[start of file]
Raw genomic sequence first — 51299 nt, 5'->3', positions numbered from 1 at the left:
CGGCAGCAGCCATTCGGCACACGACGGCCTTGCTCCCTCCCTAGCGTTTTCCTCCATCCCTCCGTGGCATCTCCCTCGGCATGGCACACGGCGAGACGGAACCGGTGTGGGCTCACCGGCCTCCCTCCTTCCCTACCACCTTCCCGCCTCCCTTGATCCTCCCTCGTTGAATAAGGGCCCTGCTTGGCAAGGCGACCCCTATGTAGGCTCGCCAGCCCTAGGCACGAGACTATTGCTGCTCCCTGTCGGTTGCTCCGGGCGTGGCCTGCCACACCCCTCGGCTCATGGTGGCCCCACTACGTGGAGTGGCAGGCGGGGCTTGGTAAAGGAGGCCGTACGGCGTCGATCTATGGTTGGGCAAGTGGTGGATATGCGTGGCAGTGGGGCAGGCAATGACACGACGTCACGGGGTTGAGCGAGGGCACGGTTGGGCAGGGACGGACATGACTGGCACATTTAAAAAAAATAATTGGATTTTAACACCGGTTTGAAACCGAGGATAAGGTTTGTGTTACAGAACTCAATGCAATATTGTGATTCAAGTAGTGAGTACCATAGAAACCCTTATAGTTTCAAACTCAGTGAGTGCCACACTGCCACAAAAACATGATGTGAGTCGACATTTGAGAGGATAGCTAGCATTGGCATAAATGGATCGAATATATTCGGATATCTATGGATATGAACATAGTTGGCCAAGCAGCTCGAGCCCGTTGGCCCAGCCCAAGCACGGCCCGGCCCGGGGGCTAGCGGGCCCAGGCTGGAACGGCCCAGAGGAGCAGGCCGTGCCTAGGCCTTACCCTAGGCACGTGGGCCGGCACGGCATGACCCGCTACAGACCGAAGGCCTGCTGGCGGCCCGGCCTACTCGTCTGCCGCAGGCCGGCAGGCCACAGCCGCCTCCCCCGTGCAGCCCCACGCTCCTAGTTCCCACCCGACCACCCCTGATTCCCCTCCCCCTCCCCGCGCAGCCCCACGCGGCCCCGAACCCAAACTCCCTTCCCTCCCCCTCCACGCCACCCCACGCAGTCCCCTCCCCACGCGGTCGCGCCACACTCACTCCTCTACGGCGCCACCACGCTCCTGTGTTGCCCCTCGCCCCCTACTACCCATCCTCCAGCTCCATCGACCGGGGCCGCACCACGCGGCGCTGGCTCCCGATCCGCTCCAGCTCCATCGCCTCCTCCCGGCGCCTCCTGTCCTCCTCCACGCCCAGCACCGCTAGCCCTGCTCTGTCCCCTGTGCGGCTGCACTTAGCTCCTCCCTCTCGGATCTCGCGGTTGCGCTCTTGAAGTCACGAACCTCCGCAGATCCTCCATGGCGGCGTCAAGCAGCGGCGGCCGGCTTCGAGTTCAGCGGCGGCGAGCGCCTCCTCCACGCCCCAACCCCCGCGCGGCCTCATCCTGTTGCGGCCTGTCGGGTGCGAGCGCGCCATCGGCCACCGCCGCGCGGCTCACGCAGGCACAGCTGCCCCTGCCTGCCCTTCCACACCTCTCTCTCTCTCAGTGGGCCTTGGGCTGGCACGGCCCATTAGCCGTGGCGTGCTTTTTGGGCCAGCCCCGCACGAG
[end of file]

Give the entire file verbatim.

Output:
Raw genomic sequence first — 51299 nt, 5'->3', positions numbered from 1 at the left:
CGGCAGCAGCCATTCGGCACACGACGGCCTTGCTCCCTCCCTAGCGTTTTCCTCCATCCCTCCGTGGCATCTCCCTCGGCATGGCACACGGCGAGACGGAACCGGTGTGGGCTCACCGGCCTCCCTCCTTCCCTACCACCTTCCCGCCTCCCTTGATCCTCCCTCGTTGAATAAGGGCCCTGCTTGGCAAGGCGACCCCTATGTAGGCTCGCCAGCCCTAGGCACGAGACTATTGCTGCTCCCTGTCGGTTGCTCCGGGCGTGGCCTGCCACACCCCTCGGCTCATGGTGGCCCCACTACGTGGAGTGGCAGGCGGGGCTTGGTAAAGGAGGCCGTACGGCGTCGATCTATGGTTGGGCAAGTGGTGGATATGCGTGGCAGTGGGGCAGGCAATGACACGACGTCACGGGGTTGAGCGAGGGCACGGTTGGGCAGGGACGGACATGACTGGCACATTTAAAAAAAATAATTGGATTTTAACACCGGTTTGAAACCGAGGATAAGGTTTGTGTTACAGAACTCAATGCAATATTGTGATTCAAGTAGTGAGTACCATAGAAACCCTTATAGTTTCAAACTCAGTGAGTGCCACACTGCCACAAAAACATGATGTGAGTCGACATTTGAGAGGATAGCTAGCATTGGCATAAATGGATCGAATATATTCGGATATCTATGGATATGAACATAGTTGGCCAAGCAGCTCGAGCCCGTTGGCCCAGCCCAAGCACGGCCCGGCCCGGGGGCTAGCGGGCCCAGGCTGGAACGGCCCAGAGGAGCAGGCCGTGCCTAGGCCTTACCCTAGGCACGTGGGCCGGCACGGCATGACCCGCTACAGACCGAAGGCCTGCTGGCGGCCCGGCCTACTCGTCTGCCGCAGGCCGGCAGGCCACAGCCGCCTCCCCCGTGCAGCCCCACGCTCCTAGTTCCCACCCGACCACCCCTGATTCCCCTCCCCCTCCCCGCGCAGCCCCACGCGGCCCCGAACCCAAACTCCCTTCCCTCCCCCTCCACGCCACCCCACGCAGTCCCCTCCCCACGCGGTCGCGCCACACTCACTCCTCTACGGCGCCACCACGCTCCTGTGTTGCCCCTCGCCCCCTACTACCCATCCTCCAGCTCCATCGACCGGGGCCGCACCACGCGGCGCTGGCTCCCGATCCGCTCCAGCTCCATCGCCTCCTCCCGGCGCCTCCTGTCCTCCTCCACGCCCAGCACCGCTAGCCCTGCTCTGTCCCCTGTGCGGCTGCACTTAGCTCCTCCCTCTCGGATCTCGCGGTTGCGCTCTTGAAGTCACGAACCTCCGCAGATCCTCCATGGCGGCGTCAAGCAGCGGCGGCCGGCTTCGAGTTCAGCGGCGGCGAGCGCCTCCTCCACGCCCCAACCCCCGCGCGGCCTCATCCTGTTGCGGCCTGTCGGGTGCGAGCGCGCCATCGGCCACCGCCGCGCGGCTCACGCAGGCACAGCTGCCCCTGCCTGCCCTTCCACACCTCTCTCTCTCTCAGTGGGCCTTGGGCTGGCACGGCCCATTAGCCGTGGCGTGCTTTTTGGGCCAGCCCCGCACGAG